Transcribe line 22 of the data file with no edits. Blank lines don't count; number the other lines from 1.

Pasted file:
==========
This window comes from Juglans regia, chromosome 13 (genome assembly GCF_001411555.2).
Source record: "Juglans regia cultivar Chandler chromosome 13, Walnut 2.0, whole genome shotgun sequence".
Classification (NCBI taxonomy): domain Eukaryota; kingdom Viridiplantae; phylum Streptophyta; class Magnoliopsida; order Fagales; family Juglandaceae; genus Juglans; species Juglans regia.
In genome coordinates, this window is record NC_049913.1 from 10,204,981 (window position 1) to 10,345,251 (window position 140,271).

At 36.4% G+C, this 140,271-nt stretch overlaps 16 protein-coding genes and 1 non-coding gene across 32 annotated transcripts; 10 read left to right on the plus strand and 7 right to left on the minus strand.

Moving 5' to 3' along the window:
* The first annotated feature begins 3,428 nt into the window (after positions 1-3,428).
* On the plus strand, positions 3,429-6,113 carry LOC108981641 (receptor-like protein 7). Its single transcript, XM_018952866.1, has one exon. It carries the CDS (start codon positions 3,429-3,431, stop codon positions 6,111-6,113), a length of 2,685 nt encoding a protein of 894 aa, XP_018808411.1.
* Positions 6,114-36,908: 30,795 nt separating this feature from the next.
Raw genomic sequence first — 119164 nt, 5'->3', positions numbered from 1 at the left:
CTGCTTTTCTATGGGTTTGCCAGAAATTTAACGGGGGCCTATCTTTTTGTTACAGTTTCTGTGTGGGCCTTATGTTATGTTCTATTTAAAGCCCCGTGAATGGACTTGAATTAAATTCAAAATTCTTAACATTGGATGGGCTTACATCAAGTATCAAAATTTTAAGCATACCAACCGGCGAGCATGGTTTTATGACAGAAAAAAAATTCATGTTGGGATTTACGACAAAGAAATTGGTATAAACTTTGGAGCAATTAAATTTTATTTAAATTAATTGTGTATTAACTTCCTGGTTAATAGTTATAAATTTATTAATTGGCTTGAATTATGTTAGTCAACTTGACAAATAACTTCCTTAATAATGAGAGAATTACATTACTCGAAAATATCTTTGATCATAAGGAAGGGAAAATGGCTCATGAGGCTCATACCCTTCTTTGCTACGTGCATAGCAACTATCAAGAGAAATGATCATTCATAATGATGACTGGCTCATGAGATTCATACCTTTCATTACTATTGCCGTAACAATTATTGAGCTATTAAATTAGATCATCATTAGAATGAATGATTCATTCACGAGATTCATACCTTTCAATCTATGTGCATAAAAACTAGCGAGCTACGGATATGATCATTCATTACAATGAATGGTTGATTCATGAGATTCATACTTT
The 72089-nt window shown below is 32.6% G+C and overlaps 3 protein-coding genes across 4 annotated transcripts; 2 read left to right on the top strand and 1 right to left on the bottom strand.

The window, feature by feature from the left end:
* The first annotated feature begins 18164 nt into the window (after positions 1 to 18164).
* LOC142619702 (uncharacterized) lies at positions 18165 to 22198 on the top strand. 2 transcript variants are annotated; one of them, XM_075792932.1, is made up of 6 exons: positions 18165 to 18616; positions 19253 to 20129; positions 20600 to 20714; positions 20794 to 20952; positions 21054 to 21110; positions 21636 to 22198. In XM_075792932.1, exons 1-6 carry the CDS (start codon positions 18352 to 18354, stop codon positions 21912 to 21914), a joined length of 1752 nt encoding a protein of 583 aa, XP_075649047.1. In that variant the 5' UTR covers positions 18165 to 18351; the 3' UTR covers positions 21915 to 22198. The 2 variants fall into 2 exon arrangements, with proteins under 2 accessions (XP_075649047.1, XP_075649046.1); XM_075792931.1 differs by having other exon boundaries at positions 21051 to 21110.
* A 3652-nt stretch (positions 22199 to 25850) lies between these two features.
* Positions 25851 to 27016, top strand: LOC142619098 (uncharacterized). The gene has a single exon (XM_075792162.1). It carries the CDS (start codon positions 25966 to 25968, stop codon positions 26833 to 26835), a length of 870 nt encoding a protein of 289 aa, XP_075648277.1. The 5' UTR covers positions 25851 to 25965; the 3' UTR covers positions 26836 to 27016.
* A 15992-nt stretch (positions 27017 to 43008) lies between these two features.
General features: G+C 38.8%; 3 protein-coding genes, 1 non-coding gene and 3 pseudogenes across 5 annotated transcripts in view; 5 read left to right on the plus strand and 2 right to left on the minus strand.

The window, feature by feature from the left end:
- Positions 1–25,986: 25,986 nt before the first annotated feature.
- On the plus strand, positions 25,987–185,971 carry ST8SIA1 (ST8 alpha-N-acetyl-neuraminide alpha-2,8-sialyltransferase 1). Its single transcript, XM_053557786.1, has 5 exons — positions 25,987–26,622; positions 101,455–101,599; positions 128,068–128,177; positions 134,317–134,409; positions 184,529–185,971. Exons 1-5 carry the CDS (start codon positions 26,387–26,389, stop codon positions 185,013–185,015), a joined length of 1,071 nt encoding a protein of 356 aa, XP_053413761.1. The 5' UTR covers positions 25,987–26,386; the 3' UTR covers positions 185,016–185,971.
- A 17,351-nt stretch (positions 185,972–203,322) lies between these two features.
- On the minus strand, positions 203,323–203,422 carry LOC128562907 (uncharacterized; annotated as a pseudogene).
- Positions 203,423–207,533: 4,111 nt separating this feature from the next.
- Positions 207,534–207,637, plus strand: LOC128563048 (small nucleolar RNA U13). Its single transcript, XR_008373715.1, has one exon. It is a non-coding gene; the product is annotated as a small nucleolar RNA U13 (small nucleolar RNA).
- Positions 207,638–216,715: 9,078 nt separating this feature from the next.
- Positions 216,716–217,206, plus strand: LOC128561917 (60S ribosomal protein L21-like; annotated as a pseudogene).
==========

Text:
- On the plus strand, positions 25,987–185,971 carry ST8SIA1 (ST8 alpha-N-acetyl-neuraminide alpha-2,8-sialyltransferase 1). Its single transcript, XM_053557786.1, has 5 exons — positions 25,987–26,622; positions 101,455–101,599; positions 128,068–128,177; positions 134,317–134,409; positions 184,529–185,971. Exons 1-5 carry the CDS (start codon positions 26,387–26,389, stop codon positions 185,013–185,015), a joined length of 1,071 nt encoding a protein of 356 aa, XP_053413761.1. The 5' UTR covers positions 25,987–26,386; the 3' UTR covers positions 185,016–185,971.